No Evidence Climate Change Behind Current Dry Period in Los Angeles.

Late last year, the LA Times banned letters from so-called climate skeptics (actually, it called them "climate-change deniers"). Why? Because this media outlet's management only wants to see accurate factual statements about climate science in its newspaper.

This brings us to an article in the LA Times from July 15, 2014 by Veronica Rocha -- who apparently is the "Public safety/courts reporter in Los Angeles" -- entitled "Downtown L.A. is now driest since rain records started in 1877."

In her article, Rocha states the following:

"Rainy seasons over the last two years were the driest in downtown Los Angeles since record-keeping began in 1877, and forecasters now say the El Nino that had been predicted to bring some relief may not materialize.

According to the National Weather Service, the 2012 to 2014 rainy seasons -- which are measured every July 1 to June 30 -- only brought 11.93 inches of rainfall, which is 17.93 inches below normal.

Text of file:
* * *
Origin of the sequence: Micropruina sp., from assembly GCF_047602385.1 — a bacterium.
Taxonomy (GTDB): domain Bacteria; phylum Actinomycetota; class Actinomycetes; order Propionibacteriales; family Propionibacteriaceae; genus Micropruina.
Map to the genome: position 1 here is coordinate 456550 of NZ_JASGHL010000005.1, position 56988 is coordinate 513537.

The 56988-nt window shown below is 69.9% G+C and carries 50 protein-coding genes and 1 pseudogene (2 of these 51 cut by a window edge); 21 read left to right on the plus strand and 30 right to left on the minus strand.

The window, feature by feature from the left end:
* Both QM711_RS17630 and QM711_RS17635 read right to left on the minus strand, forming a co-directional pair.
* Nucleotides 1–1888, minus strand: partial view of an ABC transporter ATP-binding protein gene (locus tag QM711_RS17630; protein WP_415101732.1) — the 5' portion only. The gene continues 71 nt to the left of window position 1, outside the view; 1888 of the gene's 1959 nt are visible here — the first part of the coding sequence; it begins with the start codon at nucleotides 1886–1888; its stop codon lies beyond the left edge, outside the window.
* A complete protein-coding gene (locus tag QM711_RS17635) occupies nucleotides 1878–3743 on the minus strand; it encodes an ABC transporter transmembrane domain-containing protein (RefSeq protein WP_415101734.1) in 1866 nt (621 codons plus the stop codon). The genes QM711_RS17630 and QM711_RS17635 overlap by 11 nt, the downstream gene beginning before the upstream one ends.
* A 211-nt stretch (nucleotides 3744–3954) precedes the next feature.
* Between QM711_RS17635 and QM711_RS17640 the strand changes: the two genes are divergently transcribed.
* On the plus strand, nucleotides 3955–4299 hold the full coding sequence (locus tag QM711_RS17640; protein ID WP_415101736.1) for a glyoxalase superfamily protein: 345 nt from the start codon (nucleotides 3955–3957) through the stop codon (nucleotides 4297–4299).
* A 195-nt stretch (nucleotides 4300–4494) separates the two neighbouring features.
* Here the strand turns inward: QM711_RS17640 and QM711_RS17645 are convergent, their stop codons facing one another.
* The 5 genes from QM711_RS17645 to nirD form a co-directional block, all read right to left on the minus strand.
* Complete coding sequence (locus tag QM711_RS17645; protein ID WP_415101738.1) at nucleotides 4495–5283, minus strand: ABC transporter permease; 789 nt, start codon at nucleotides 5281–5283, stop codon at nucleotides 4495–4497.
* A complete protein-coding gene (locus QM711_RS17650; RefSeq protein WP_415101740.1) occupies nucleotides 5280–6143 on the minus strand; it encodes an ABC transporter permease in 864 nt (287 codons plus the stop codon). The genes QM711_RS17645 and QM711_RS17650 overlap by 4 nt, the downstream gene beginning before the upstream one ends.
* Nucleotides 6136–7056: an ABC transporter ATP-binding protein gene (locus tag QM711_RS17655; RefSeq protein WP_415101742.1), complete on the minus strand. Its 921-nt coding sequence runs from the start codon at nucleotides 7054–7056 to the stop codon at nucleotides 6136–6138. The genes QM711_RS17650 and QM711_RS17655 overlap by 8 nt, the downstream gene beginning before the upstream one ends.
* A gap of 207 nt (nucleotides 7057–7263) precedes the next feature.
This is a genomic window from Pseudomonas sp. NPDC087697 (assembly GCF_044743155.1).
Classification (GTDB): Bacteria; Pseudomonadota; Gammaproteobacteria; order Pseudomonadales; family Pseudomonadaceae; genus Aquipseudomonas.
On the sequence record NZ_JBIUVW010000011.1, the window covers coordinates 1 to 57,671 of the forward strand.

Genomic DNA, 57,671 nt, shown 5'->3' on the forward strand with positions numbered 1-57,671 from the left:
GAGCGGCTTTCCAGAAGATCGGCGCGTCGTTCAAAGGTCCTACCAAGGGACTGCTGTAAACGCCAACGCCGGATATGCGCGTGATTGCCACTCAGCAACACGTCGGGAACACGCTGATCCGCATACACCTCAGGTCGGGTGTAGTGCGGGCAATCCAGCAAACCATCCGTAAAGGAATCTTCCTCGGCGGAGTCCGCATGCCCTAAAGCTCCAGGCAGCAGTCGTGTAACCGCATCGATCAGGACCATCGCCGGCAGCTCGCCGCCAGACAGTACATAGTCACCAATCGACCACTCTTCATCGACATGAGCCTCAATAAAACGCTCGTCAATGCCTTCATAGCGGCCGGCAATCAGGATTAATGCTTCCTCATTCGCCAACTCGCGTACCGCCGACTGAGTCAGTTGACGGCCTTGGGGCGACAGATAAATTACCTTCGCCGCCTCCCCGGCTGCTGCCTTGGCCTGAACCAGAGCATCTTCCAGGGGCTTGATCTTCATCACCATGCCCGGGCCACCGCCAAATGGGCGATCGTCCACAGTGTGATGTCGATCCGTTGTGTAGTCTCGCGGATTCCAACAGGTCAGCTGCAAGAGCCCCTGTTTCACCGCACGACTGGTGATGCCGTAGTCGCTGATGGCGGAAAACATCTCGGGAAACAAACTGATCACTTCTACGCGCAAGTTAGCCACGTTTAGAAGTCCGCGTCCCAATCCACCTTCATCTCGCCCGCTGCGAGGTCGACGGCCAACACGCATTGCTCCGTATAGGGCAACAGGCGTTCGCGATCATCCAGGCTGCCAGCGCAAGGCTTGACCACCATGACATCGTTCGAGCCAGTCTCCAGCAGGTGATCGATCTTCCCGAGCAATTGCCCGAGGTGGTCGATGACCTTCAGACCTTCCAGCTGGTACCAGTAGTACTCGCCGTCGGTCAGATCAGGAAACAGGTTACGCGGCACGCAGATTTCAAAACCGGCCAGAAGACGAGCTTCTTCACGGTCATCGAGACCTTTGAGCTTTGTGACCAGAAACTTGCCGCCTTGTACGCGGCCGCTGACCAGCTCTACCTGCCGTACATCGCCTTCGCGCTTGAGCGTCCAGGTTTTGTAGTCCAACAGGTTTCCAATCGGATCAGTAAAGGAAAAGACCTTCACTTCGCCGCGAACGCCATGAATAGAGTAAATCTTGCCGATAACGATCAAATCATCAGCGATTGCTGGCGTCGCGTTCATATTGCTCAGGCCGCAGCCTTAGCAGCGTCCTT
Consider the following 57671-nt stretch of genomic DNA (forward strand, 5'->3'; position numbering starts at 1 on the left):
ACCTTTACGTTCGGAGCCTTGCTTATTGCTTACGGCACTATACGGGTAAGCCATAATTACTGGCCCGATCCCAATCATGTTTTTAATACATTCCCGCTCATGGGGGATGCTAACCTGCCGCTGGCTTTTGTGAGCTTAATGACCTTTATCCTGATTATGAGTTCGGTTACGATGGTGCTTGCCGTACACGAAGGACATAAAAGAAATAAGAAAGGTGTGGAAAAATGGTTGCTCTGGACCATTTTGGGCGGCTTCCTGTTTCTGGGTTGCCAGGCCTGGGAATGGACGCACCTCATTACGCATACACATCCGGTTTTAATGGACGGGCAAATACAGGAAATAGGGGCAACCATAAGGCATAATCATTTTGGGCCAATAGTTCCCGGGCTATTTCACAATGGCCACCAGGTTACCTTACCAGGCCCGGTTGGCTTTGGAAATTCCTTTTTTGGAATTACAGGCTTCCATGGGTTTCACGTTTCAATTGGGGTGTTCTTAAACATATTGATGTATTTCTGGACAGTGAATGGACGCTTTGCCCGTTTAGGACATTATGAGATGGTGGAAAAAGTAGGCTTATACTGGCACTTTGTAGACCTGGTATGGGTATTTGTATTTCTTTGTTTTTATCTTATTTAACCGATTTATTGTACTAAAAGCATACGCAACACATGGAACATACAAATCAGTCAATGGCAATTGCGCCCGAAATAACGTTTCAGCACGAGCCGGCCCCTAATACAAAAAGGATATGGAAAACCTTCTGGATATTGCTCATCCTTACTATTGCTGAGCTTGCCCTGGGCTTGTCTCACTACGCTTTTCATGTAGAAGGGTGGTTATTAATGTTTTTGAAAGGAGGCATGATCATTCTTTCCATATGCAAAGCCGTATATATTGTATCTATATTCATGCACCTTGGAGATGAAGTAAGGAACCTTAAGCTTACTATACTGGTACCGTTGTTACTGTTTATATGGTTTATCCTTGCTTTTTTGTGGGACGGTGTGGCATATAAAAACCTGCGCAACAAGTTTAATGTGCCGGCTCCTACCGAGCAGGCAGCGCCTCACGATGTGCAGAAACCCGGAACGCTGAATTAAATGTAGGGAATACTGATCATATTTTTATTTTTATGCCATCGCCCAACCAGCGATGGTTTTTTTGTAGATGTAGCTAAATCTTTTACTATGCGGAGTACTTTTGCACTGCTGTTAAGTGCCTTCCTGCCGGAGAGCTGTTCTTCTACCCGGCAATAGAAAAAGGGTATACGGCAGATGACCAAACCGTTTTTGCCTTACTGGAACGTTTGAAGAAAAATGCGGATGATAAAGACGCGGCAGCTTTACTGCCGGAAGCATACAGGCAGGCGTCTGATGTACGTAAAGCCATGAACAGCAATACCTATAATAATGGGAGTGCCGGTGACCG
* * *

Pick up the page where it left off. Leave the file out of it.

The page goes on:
By comparison, the 1897 to 1899 seasons saw 12.65 inches of rain, or about 17.21 inches below normal for the period, according to the National Weather Service."

Okay, let us think about this statement for a bit. If the rainy seasons in Los Angeles "are measured every July 1 to June 30," when is the dry season? Last I checked, there is no period of time between June 30 and July 1, so if your rainy season goes from July 1 of Year 1 to June 30 of Year 2, that means -- by definition -- that the entire year is the rainy season. Shouldn't it raise some alarm bells as a journalist if your source is claiming the entire year is a rainy season, especially in dry southern California?

So this LA Times article -- apparently derived from a NWS press release -- is entirely messed up. The article is clearly using annual precipitation -- not "rainy season" data -- for downtown LA over the period from July 1 to June 30. How do I know? Because we can all go to the National Weather Service data archive for the downtown LA site and download the raw data.